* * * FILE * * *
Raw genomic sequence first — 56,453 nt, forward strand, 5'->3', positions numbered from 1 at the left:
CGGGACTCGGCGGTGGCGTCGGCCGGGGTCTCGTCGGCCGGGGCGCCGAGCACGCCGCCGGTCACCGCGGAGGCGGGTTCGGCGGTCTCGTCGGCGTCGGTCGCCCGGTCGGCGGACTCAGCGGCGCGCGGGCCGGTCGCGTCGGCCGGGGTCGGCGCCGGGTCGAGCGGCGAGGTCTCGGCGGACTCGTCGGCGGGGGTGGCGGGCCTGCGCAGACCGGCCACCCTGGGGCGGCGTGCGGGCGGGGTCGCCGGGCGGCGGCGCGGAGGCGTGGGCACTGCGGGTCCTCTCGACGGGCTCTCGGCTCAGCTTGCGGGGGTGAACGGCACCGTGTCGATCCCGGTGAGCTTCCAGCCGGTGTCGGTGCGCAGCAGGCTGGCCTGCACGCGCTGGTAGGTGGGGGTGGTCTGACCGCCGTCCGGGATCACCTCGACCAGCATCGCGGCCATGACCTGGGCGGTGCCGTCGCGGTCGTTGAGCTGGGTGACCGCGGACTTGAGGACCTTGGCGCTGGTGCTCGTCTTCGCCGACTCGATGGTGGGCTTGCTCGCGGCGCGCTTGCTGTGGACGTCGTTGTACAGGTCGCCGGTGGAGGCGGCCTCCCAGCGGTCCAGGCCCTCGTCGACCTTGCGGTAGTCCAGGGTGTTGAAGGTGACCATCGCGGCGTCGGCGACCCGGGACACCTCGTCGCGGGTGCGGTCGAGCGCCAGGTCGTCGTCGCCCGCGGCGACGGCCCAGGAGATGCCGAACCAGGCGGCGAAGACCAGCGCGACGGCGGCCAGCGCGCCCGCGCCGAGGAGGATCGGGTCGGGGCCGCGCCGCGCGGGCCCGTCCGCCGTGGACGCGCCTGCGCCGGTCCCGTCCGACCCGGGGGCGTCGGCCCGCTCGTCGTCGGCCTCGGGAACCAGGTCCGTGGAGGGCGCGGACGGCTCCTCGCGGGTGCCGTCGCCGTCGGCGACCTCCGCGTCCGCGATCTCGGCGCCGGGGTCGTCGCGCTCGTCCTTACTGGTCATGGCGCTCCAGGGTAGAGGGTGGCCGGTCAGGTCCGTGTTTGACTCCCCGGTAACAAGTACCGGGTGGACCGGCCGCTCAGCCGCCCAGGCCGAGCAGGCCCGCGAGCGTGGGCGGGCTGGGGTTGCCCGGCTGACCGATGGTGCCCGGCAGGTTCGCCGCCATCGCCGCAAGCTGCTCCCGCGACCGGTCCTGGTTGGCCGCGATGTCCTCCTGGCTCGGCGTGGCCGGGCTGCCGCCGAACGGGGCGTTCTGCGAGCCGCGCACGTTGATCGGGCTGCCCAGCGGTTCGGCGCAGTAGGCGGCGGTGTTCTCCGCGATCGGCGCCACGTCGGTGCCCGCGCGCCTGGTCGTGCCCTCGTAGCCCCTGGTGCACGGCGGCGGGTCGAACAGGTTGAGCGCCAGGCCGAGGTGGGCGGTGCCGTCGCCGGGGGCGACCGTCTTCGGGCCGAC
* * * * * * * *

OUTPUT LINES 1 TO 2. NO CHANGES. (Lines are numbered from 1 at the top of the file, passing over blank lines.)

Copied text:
Raw genomic sequence first — 56,453 nt, forward strand, 5'->3', positions numbered from 1 at the left:
CGGGACTCGGCGGTGGCGTCGGCCGGGGTCTCGTCGGCCGGGGCGCCGAGCACGCCGCCGGTCACCGCGGAGGCGGGTTCGGCGGTCTCGTCGGCGTCGGTCGCCCGGTCGGCGGACTCAGCGGCGCGCGGGCCGGTCGCGTCGGCCGGGGTCGGCGCCGGGTCGAGCGGCGAGGTCTCGGCGGACTCGTCGGCGGGGGTGGCGGGCCTGCGCAGACCGGCCACCCTGGGGCGGCGTGCGGGCGGGGTCGCCGGGCGGCGGCGCGGAGGCGTGGGCACTGCGGGTCCTCTCGACGGGCTCTCGGCTCAGCTTGCGGGGGTGAACGGCACCGTGTCGATCCCGGTGAGCTTCCAGCCGGTGTCGGTGCGCAGCAGGCTGGCCTGCACGCGCTGGTAGGTGGGGGTGGTCTGACCGCCGTCCGGGATCACCTCGACCAGCATCGCGGCCATGACCTGGGCGGTGCCGTCGCGGTCGTTGAGCTGGGTGACCGCGGACTTGAGGACCTTGGCGCTGGTGCTCGTCTTCGCCGACTCGATGGTGGGCTTGCTCGCGGCGCGCTTGCTGTGGACGTCGTTGTACAGGTCGCCGGTGGAGGCGGCCTCCCAGCGGTCCAGGCCCTCGTCGACCTTGCGGTAGTCCAGGGTGTTGAAGGTGACCATCGCGGCGTCGGCGACCCGGGACACCTCGTCGCGGGTGCGGTCGAGCGCCAGGTCGTCGTCGCCCGCGGCGACGGCCCAGGAGATGCCGAACCAGGCGGCGAAGACCAGCGCGACGGCGGCCAGCGCGCCCGCGCCGAGGAGGATCGGGTCGGGGCCGCGCCGCGCGGGCCCGTCCGCCGTGGACGCGCCTGCGCCGGTCCCGTCCGACCCGGGGGCGTCGGCCCGCTCGTCGTCGGCCTCGGGAACCAGGTCCGTGGAGGGCGCGGACGGCTCCTCGCGGGTGCCGTCGCCGTCGGCGACCTCCGCGTCCGCGATCTCGGCGCCGGGGTCGTCGCGCTCGTCCTTACTGGTCATGGCGCTCCAGGGTAGAGGGTGGCCGGTCAGGTCCGTGTTTGACTCCCCGGTAACAAGTACCGGGTGGACCGGCCGCTCAGCCGCCCAGGCCGAGCAGGCCCGCGAGCGTGGGCGGGCTGGGGTTGCCCGGCTGACCGATGGTGCCCGGCAGGTTCGCCGCCATCGCCGCAAGCTGCTCCCGCGACCGGTCCTGGTTGGCCGCGATGTCCTCCTGGCTCGGCGTGGCCGGGCTGCCGCCGAACGGGGCGTTCTGCGAGCCGCGCACGTTGATCGGGCTGCCCAGCGGTTCGGCGCAGTAGGCGGCGGTGTTCTCCGCGATCGGCGCCACGTCGGTGCCCGCGCGCCTGGTCGTGCCCTCGTAGCCCCTGGTGCACGGCGGCGGGTCGAACAGGTTGAGCGCCAGGCCGAGGTGGGCGGTGCCGTCGCCGGGGGCGACCGTCTTCGGGCCGAC